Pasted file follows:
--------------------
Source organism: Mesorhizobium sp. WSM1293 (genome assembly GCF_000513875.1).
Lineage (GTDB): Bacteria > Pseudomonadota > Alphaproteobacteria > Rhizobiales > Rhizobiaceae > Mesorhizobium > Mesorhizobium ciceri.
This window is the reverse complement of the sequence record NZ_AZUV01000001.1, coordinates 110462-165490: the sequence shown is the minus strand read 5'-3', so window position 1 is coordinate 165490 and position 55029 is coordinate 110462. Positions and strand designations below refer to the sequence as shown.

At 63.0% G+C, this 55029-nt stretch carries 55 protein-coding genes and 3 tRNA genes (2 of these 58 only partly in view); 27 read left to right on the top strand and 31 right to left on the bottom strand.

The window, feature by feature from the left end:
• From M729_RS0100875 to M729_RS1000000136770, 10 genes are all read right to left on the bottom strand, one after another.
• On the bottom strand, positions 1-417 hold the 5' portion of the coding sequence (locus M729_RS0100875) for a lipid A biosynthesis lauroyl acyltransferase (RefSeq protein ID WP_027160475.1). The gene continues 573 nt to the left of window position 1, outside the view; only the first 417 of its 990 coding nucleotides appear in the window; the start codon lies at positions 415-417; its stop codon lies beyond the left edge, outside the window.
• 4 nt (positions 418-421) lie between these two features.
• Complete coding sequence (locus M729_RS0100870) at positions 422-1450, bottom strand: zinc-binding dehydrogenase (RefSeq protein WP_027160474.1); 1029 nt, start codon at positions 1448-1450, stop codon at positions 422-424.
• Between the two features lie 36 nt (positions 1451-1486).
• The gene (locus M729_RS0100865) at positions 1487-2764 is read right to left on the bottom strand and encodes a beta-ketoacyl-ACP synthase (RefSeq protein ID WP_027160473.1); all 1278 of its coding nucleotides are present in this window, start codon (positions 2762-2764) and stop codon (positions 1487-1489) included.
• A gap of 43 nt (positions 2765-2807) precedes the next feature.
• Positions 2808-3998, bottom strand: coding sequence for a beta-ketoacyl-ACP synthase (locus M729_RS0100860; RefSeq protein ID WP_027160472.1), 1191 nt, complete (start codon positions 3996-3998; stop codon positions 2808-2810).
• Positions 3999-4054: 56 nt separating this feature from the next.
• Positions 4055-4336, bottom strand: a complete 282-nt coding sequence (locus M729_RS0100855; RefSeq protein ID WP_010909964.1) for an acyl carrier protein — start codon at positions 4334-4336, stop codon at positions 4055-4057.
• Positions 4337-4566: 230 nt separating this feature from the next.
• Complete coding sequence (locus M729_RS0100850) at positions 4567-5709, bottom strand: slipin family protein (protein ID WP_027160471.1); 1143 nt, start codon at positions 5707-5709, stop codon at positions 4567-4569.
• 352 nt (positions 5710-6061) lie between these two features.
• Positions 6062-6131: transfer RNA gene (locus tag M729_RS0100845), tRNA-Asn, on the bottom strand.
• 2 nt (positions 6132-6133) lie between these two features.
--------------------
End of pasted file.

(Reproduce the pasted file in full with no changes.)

Source organism: Mesorhizobium sp. WSM1293 (genome assembly GCF_000513875.1).
Lineage (GTDB): Bacteria > Pseudomonadota > Alphaproteobacteria > Rhizobiales > Rhizobiaceae > Mesorhizobium > Mesorhizobium ciceri.
This window is the reverse complement of the sequence record NZ_AZUV01000001.1, coordinates 110462-165490: the sequence shown is the minus strand read 5'-3', so window position 1 is coordinate 165490 and position 55029 is coordinate 110462. Positions and strand designations below refer to the sequence as shown.

At 63.0% G+C, this 55029-nt stretch carries 55 protein-coding genes and 3 tRNA genes (2 of these 58 only partly in view); 27 read left to right on the top strand and 31 right to left on the bottom strand.

The window, feature by feature from the left end:
• From M729_RS0100875 to M729_RS1000000136770, 10 genes are all read right to left on the bottom strand, one after another.
• On the bottom strand, positions 1-417 hold the 5' portion of the coding sequence (locus M729_RS0100875) for a lipid A biosynthesis lauroyl acyltransferase (RefSeq protein ID WP_027160475.1). The gene continues 573 nt to the left of window position 1, outside the view; only the first 417 of its 990 coding nucleotides appear in the window; the start codon lies at positions 415-417; its stop codon lies beyond the left edge, outside the window.
• 4 nt (positions 418-421) lie between these two features.
• Complete coding sequence (locus M729_RS0100870) at positions 422-1450, bottom strand: zinc-binding dehydrogenase (RefSeq protein WP_027160474.1); 1029 nt, start codon at positions 1448-1450, stop codon at positions 422-424.
• Between the two features lie 36 nt (positions 1451-1486).
• The gene (locus M729_RS0100865) at positions 1487-2764 is read right to left on the bottom strand and encodes a beta-ketoacyl-ACP synthase (RefSeq protein ID WP_027160473.1); all 1278 of its coding nucleotides are present in this window, start codon (positions 2762-2764) and stop codon (positions 1487-1489) included.
• A gap of 43 nt (positions 2765-2807) precedes the next feature.
• Positions 2808-3998, bottom strand: coding sequence for a beta-ketoacyl-ACP synthase (locus M729_RS0100860; RefSeq protein ID WP_027160472.1), 1191 nt, complete (start codon positions 3996-3998; stop codon positions 2808-2810).
• Positions 3999-4054: 56 nt separating this feature from the next.
• Positions 4055-4336, bottom strand: a complete 282-nt coding sequence (locus M729_RS0100855; RefSeq protein ID WP_010909964.1) for an acyl carrier protein — start codon at positions 4334-4336, stop codon at positions 4055-4057.
• Positions 4337-4566: 230 nt separating this feature from the next.
• Complete coding sequence (locus M729_RS0100850) at positions 4567-5709, bottom strand: slipin family protein (protein ID WP_027160471.1); 1143 nt, start codon at positions 5707-5709, stop codon at positions 4567-4569.
• 352 nt (positions 5710-6061) lie between these two features.
• Positions 6062-6131: transfer RNA gene (locus tag M729_RS0100845), tRNA-Asn, on the bottom strand.
• 2 nt (positions 6132-6133) lie between these two features.